Stephen King: A crisis of faith among central bankers
Stephen King: A crisis of faith among central bankers
Published: 18 June 2007 http://news.independent.co.uk/business/comment/article2670015.ece
I'll begin with a statement of the bleeding obvious. There are lots of things we simply don't know. Those, in turn, can be split into the known unknowns and the unknown unknowns, to use the terminology famously employed by Donald Rumsfeld. Although he was ridiculed for his apparently unusual take on epistemology, his comments were, philosophically, perfectly sensible. Perhaps, though, the context was wrong. He seemed to be using a general point about epistemological uncertainties to provide a specific excuse about policy failure in Iraq.
This raises a more practical issue. To what extent should our leaders admit to their all-too-human frailties? Should they show humility or be resolute in their actions? Should they wear their doubts on their sleeves or, instead, stride confidently forward, heroically brushing aside the countless objections about a given course of action while reading the collected works of Friedrich Nietzsche?
Those who admit to their uncertainties are all too often given a bit of a hard time. You may recall the furore in the 1980s over the then Bishop of Durham's doubts about the virgin birth and his - so it seems - misquoted comments about the resurrection being not much more than a conjuring trick with bones. I'm sure there are plenty of ecclesiastically minded people who, like the Right Rev David Jenkins, doubt the literal truth of the Gospels, but whether they're wise to air their doubts in public is another thing altogether. People in power have a job to do. They have to lead by example, dispelling the manifest uncertainties that infect all walks of life.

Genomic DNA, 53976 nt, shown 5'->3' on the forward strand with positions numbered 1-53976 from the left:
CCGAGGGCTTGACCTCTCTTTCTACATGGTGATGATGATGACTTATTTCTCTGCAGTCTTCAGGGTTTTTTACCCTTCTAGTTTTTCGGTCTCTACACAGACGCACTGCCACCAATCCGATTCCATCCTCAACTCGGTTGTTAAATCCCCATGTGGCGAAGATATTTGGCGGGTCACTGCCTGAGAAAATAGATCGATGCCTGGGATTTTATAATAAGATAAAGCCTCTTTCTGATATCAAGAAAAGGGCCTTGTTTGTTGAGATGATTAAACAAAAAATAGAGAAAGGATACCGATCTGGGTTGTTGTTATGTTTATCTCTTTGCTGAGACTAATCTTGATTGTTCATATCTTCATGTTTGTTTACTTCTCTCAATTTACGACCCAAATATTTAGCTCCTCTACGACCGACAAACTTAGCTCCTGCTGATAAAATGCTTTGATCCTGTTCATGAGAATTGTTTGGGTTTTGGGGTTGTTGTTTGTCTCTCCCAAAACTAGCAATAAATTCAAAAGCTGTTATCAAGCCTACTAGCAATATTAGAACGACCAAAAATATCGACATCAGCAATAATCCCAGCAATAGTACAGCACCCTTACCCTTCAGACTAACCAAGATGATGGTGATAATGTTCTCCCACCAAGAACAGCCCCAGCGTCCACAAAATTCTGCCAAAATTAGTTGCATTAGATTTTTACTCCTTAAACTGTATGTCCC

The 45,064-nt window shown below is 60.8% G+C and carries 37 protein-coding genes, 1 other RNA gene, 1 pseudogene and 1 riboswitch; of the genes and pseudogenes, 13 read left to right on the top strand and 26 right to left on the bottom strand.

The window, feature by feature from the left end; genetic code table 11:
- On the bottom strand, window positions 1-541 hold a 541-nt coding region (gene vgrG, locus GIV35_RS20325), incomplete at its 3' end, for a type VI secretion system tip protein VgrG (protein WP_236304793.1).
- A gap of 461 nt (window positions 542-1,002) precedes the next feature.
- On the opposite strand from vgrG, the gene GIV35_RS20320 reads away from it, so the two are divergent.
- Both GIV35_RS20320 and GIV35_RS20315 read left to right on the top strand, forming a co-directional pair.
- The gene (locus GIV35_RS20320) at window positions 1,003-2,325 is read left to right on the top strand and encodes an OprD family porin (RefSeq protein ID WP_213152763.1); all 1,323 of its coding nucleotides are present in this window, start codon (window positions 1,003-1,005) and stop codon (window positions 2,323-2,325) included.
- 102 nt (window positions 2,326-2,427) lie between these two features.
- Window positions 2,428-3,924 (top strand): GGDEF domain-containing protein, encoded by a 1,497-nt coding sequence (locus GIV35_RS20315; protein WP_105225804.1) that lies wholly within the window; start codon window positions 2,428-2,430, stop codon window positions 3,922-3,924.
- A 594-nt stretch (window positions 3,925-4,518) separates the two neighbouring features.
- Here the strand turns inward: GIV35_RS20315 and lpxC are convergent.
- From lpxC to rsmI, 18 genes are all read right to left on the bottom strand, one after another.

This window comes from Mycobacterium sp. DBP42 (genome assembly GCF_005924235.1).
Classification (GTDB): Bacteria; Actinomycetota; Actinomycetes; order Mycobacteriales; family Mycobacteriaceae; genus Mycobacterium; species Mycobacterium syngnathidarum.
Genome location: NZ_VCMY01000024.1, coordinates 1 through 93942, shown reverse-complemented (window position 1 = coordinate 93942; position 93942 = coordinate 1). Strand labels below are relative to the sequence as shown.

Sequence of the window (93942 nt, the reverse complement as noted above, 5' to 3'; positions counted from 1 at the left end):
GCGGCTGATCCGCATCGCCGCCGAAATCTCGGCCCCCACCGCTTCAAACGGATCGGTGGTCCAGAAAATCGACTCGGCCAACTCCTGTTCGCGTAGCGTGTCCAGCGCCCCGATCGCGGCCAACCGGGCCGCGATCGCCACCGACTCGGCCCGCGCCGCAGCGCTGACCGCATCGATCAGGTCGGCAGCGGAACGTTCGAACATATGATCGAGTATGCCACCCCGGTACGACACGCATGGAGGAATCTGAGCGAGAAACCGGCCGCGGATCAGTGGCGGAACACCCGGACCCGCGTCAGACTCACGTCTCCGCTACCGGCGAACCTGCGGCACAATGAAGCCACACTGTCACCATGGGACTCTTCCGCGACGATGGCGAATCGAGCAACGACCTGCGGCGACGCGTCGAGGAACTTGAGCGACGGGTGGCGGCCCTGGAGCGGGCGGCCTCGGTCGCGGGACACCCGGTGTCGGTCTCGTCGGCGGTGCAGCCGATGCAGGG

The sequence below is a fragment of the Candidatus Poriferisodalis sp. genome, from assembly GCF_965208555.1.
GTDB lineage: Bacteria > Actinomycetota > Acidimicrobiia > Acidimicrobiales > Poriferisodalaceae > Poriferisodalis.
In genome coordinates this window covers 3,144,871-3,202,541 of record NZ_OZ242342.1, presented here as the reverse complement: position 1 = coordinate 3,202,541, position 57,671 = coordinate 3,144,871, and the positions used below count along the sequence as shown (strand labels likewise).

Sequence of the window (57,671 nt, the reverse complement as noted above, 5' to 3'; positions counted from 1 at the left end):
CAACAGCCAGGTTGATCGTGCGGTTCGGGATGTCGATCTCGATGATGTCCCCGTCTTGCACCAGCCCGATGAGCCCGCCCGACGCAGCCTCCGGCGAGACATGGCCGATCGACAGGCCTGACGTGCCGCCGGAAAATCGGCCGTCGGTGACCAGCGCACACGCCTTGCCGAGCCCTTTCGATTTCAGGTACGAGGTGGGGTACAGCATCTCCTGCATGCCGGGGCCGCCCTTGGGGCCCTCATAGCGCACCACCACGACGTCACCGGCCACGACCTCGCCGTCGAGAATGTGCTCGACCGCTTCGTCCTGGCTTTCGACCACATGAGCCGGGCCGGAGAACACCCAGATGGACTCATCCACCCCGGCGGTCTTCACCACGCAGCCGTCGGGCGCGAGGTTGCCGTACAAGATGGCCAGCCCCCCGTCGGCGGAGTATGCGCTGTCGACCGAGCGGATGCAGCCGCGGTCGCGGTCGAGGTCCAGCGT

So it is with central bankers. Central bankers have to meet the objectives given to them by their political leaders and, these days, those objectives typically amount to the deliverance of price stability. What happens, though, if central bankers start to have doubts? What if they question the wisdom of their inflation-targeting objective? What if they are no longer sure of how to hit their objective? Should they, like the Bishop of Durham, tell the wider world or, instead, should they keep their doubts under wraps, to be discussed with only their closest and most trusted colleagues?
I raise these questions because, within the central banking community, there appears to be some sort of crisis of faith, a crisis that has been reflected in financial market developments in recent weeks. Of course, knowing that bond yields have spiked up says little about the underlying causes. Among the explanations doing the rounds have been Chinese foreign exchange reserve diversification and the greater-than-expected buoyancy of the global economy. The really big worry, though, is the possibility that inflation has returned. If so, either we're about to see bigger price increases or, instead, we're going to have to tolerate higher interest rates to prevent those price increases from coming through. Either way, central banks have got their work cut out.
Why, though, should a suspected build-up of inflationary pressures lead to a crisis of faith? The crisis reflects three separate sources of central bank tension: disagreement, dilution and doubt.
Imagine a world with a single central bank. There would be one objective - global price stability - and one instrument - the global short-term interest rate. Now switch back to the real world: lots of central banks, all of whom have their own separate concerns and views of how the world behaves. Disagreements become the norm.